Other companies with successful IPOs in the past year that could be spurring the recent investments include Siemens Healthineers, Bionano Genomics, Precision BioSciences, Castle Biosciences, and Exagen.  

Outside of the biotechnology sphere, strong macroeconomic conditions have also contributed to the booming IPO market.

The positive momentum and increased stability in the US stock market over the past five years has helped companies successfully go public across a variety of arenas, Norris said.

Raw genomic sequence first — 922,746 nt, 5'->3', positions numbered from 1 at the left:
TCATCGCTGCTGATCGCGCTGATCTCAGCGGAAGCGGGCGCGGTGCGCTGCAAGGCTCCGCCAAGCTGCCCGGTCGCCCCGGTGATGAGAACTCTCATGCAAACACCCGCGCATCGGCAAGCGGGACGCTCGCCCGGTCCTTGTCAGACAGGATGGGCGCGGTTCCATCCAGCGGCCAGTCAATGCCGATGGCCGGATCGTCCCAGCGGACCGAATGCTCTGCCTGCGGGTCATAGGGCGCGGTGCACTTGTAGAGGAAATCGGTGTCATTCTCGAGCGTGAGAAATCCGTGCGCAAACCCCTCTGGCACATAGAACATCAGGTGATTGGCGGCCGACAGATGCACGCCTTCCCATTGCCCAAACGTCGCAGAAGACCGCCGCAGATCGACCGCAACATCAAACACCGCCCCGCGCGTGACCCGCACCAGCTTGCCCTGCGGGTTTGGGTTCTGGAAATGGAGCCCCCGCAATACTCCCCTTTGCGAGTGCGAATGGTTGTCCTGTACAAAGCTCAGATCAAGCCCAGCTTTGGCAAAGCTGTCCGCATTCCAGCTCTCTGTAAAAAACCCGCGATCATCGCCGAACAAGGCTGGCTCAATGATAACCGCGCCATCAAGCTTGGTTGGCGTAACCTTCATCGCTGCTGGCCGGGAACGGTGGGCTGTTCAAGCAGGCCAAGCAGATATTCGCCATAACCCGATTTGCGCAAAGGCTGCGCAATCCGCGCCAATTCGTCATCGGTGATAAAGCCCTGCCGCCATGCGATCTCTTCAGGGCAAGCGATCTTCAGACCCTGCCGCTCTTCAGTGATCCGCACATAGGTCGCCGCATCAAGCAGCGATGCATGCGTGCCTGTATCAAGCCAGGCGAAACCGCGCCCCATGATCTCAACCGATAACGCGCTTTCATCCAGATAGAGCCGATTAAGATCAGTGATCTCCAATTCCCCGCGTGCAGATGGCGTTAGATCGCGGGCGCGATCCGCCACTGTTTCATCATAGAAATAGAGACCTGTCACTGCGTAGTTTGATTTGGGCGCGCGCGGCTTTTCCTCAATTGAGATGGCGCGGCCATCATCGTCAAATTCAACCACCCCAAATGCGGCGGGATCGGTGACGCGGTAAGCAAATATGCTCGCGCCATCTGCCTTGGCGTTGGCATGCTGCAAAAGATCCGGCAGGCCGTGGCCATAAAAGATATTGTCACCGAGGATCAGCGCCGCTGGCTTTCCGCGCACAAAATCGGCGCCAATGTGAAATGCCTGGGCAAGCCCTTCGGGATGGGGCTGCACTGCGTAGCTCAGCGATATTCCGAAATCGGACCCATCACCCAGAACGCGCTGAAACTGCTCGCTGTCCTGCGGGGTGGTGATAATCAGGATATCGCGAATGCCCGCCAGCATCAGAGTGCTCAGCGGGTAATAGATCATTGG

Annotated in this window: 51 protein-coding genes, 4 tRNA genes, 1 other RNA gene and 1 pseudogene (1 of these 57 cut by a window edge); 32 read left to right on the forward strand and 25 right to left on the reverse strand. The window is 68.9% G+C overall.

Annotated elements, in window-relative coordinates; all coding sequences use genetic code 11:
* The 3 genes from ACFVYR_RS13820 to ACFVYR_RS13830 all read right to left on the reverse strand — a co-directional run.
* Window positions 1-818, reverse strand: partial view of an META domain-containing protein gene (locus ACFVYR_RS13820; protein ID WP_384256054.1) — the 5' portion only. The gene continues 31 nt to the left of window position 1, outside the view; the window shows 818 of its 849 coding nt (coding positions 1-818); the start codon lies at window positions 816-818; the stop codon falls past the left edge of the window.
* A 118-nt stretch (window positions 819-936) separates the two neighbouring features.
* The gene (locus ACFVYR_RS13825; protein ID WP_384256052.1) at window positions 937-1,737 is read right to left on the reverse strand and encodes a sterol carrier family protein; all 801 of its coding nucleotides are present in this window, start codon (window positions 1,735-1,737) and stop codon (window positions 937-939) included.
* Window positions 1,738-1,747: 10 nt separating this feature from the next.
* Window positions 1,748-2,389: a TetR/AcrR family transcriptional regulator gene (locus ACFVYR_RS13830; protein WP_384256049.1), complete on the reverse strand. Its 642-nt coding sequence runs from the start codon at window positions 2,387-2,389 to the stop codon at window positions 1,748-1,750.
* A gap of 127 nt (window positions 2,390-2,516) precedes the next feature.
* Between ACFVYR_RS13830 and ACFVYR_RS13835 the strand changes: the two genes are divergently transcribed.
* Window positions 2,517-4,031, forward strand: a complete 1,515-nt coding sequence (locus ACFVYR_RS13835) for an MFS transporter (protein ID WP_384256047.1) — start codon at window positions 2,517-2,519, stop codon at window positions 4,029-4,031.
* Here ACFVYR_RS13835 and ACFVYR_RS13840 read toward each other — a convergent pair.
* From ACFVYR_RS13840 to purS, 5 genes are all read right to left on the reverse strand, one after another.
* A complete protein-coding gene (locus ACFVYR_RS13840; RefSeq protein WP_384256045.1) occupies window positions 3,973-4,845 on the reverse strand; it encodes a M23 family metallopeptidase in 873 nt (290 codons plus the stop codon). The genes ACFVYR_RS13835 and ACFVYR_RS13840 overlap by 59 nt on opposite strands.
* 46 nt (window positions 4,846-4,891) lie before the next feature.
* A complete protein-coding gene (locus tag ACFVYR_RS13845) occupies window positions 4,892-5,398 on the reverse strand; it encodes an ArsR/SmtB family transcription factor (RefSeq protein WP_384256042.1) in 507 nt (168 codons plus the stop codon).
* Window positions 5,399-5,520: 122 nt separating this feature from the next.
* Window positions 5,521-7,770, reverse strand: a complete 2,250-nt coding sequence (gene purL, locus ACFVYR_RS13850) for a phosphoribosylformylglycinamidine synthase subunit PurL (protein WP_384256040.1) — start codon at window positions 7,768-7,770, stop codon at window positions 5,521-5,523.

Alternative exit strategies

Going public isn't the only way for companies to exit, but it does seem to be the option of choice over other strategies.

The mergers and acquisitions landscape over the past year has been sparse, which could be the result of differences in valuations, according to Bryan Roberts, a partner at venture capital firm Venrock.

Because larger companies like PerkinElmer or Agilent Technologies have lower growth rates and valuation models, seeing newer firms with high-valuation multiples makes purchasing them a "tough pill for those larger companies to swallow," Roberts said.

In addition, some traditional acquiring companies in the diagnostics market, like Roche, "have shown no appetite in terms of expanding their businesses" recently, Couillard said.